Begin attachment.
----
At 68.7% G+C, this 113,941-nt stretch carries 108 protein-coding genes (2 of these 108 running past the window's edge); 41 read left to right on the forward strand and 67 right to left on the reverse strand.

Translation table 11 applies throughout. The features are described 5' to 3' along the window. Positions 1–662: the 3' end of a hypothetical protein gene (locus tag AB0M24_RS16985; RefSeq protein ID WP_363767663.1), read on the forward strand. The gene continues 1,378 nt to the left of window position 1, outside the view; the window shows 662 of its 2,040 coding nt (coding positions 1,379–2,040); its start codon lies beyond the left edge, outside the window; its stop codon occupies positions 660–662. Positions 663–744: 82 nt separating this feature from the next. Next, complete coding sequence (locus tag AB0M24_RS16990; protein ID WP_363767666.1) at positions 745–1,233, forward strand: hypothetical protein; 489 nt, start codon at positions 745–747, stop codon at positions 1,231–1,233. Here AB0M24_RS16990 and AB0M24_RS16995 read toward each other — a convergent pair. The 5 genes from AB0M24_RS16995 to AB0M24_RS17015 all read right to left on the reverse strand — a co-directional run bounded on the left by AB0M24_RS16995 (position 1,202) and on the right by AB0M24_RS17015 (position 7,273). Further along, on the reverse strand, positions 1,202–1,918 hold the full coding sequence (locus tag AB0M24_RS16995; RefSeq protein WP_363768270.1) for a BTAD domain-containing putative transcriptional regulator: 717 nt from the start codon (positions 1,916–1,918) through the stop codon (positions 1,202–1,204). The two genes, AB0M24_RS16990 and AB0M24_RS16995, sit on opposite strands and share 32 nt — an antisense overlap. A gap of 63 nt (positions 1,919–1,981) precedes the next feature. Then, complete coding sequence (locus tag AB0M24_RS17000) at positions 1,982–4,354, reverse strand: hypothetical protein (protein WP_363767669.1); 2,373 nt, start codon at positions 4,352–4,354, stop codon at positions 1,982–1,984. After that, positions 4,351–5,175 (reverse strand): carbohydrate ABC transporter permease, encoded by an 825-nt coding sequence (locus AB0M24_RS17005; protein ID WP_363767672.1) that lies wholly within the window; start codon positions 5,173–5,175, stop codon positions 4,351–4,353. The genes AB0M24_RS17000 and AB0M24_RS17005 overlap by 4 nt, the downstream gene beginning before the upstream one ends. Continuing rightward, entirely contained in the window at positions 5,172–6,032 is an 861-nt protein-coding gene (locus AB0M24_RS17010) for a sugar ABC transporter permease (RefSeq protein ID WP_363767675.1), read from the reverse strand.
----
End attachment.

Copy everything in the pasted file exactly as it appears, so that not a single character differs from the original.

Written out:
At 68.7% G+C, this 113,941-nt stretch carries 108 protein-coding genes (2 of these 108 running past the window's edge); 41 read left to right on the forward strand and 67 right to left on the reverse strand.

Translation table 11 applies throughout. The features are described 5' to 3' along the window. Positions 1–662: the 3' end of a hypothetical protein gene (locus tag AB0M24_RS16985; RefSeq protein ID WP_363767663.1), read on the forward strand. The gene continues 1,378 nt to the left of window position 1, outside the view; the window shows 662 of its 2,040 coding nt (coding positions 1,379–2,040); its start codon lies beyond the left edge, outside the window; its stop codon occupies positions 660–662. Positions 663–744: 82 nt separating this feature from the next. Next, complete coding sequence (locus tag AB0M24_RS16990; protein ID WP_363767666.1) at positions 745–1,233, forward strand: hypothetical protein; 489 nt, start codon at positions 745–747, stop codon at positions 1,231–1,233. Here AB0M24_RS16990 and AB0M24_RS16995 read toward each other — a convergent pair. The 5 genes from AB0M24_RS16995 to AB0M24_RS17015 all read right to left on the reverse strand — a co-directional run bounded on the left by AB0M24_RS16995 (position 1,202) and on the right by AB0M24_RS17015 (position 7,273). Further along, on the reverse strand, positions 1,202–1,918 hold the full coding sequence (locus tag AB0M24_RS16995; RefSeq protein WP_363768270.1) for a BTAD domain-containing putative transcriptional regulator: 717 nt from the start codon (positions 1,916–1,918) through the stop codon (positions 1,202–1,204). The two genes, AB0M24_RS16990 and AB0M24_RS16995, sit on opposite strands and share 32 nt — an antisense overlap. A gap of 63 nt (positions 1,919–1,981) precedes the next feature. Then, complete coding sequence (locus tag AB0M24_RS17000) at positions 1,982–4,354, reverse strand: hypothetical protein (protein WP_363767669.1); 2,373 nt, start codon at positions 4,352–4,354, stop codon at positions 1,982–1,984. After that, positions 4,351–5,175 (reverse strand): carbohydrate ABC transporter permease, encoded by an 825-nt coding sequence (locus AB0M24_RS17005; protein ID WP_363767672.1) that lies wholly within the window; start codon positions 5,173–5,175, stop codon positions 4,351–4,353. The genes AB0M24_RS17000 and AB0M24_RS17005 overlap by 4 nt, the downstream gene beginning before the upstream one ends. Continuing rightward, entirely contained in the window at positions 5,172–6,032 is an 861-nt protein-coding gene (locus AB0M24_RS17010) for a sugar ABC transporter permease (RefSeq protein ID WP_363767675.1), read from the reverse strand.